A real estate sign is pictured in Vancouver, B.C., on June, 12, 2018. The Canadian Real Estate Association is predicting that the national average home price will rise 9.1 per cent to $620,400 in 2021, in one of the most optimistic forecasts yet in the real estate sector. The real estate association says it expects home prices to either climb or remain steady in all regions across the country next year, citing economic improvements from the lows of the COVID-19 pandemic. THE CANADIAN PRESS Jonathan Hayward

Net worth of Canadians barely growing, according to new report

Just three out of 10 families reported being debt-free in 2019

Fewer Canadians will be debt-free during their retirement years, a new report suggests.

A survey of financial security among Canadians families finds fewer Canadians reported being debt-free during their retirement years, with the report noting that seniors were less likely to be debt-free during retirement than two decades ago.

Whereas almost 73 per cent of senior-led families reported being debt free in 1999, this rate has dropped to 56.7 per cent in 2019. About 12 per cent of senior-led families were also still paying a mortgage on their principal residence in 2019, compared with 6.6 per cent in 1999, as further evidence that the so-called Golden Years may not be so free of financial worries as many may believe. Almost 28 per cent of senior-led families reported also still owed a line of credit, carried a credit card balance from month to month or found themselves making installment payments on debt in 2019.

Looking at the broader picture, the median net worth of Canadian families was $329,900 in 2019 with families defined as two or more persons, as well as unattached individuals. Net worth appears as difference between family assets and debts. Notably, Canadians are finding it more difficult to increase their net worth.

According to the survey, the net worth of Canadian families rose 1.8 per cent per year from 2016 to 2019 on an annualized basis, a growth rate not large enough to be statistically significant.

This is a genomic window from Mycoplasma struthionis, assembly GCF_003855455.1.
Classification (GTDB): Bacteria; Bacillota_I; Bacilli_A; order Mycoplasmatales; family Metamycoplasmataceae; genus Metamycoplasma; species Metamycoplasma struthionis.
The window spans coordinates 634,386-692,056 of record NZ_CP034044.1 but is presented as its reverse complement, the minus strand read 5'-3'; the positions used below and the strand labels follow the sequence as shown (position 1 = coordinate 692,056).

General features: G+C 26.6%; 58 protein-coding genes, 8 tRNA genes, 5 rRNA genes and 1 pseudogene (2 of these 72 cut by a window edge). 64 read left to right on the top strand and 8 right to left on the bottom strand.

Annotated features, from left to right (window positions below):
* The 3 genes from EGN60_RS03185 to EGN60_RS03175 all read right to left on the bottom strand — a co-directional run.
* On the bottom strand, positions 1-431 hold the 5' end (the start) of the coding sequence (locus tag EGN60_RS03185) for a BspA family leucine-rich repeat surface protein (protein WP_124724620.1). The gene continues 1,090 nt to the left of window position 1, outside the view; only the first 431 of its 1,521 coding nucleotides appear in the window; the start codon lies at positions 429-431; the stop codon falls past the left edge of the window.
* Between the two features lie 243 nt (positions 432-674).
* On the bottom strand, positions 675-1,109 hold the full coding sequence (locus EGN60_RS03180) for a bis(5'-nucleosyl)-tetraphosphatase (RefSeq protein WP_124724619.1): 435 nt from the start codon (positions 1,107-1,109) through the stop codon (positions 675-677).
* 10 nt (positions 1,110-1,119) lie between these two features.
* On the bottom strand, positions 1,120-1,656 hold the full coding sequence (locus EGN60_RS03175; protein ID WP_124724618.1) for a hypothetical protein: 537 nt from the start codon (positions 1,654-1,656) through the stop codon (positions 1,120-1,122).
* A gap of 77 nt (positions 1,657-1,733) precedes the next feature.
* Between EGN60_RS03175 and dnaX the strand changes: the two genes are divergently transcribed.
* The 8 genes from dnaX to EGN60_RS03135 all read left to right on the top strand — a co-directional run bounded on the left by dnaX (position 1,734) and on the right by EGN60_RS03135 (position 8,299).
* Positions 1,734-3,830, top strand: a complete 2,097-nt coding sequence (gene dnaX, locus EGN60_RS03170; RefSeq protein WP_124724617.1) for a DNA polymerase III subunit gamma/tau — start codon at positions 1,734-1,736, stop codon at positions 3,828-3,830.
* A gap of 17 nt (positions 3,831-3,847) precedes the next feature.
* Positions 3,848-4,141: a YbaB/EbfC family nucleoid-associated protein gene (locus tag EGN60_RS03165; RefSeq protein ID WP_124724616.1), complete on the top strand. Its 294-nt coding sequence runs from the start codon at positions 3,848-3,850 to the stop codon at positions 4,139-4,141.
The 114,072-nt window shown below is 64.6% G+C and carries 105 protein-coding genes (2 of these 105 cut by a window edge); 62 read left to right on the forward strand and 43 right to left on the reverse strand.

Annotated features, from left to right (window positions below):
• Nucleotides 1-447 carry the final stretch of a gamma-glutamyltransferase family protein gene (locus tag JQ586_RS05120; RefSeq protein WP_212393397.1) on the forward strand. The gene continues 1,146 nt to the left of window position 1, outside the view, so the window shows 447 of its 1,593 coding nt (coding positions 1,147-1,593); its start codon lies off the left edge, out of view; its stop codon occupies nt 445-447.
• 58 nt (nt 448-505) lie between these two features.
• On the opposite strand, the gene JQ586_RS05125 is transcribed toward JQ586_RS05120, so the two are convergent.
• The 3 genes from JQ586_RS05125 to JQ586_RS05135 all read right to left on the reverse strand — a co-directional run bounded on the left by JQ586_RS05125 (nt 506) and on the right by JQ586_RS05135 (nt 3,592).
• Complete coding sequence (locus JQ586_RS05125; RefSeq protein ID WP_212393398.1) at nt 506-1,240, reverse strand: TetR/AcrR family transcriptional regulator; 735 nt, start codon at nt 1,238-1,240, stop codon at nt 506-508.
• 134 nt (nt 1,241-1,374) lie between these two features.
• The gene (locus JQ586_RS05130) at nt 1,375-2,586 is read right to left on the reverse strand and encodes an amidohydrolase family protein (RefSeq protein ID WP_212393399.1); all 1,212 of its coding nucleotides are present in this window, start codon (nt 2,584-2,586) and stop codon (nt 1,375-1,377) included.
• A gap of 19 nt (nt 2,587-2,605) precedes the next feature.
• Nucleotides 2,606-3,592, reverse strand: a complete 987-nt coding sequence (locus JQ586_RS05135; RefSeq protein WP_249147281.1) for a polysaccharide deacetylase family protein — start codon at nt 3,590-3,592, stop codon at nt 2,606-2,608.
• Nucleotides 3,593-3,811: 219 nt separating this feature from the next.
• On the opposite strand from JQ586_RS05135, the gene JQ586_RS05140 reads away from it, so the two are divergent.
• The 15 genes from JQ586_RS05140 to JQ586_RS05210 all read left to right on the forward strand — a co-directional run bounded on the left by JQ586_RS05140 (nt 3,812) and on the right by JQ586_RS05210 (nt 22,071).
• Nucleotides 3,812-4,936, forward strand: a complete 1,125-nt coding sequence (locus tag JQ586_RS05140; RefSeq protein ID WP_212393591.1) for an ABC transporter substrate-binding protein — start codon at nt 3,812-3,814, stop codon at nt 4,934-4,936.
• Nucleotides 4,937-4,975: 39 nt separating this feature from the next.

RELATED: Canadian society is undergoing ‘rapid aging,’ says Statistics Canada

This point becomes clear when looking at rates of inflation, which outpaced the rise of net worth between 2016 and 2019 in 2018 (2.3 per cent) and 2019 (1.9 per cent). Accounting for inflation in 2016 (1.4 per cent) and 2017 (1.6), the average annual rate of inflation during this period was 1.8 per cent. In other words, inflation ate up any gains Canadians might have made.

By contrast, from 2012 to 2016, net worth grew 3.5 per cent per year. Corresponding inflation rates for 2012 (1.5 per cent), 2013 (0.9 per cent), 2014 (two per cent) and 2015 (1.1 per cent) were lower.

Housing remains the largest source of assets and the largest source of debt for Canadians. In 2019, just under 62 per cent of Canadian families reported a principal residence as an asset with a median value of $400,000, while just under 35 per cent reported holding a mortgage on their principal residence with a median outstanding value of $180,000.

Employer-sponsored pension plans (EPP) represented the second largest category of assets, as just over half of Canadian families reported having an EPP in 2019 with a median value of $164,900.

While about three out of 10 families reported being debt free in 2019, net worth varied by family type. Families who were renters, lone-parent families, younger families and unattached non-seniors reported lower net worth than others, with differences often significant.

Lone-parent families reported median net worth of $83,100 in 2019, while senior-led families reported the highest median net worth in 2019 with $840,900.


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wolfgang.depner@peninsulanewsreview.com

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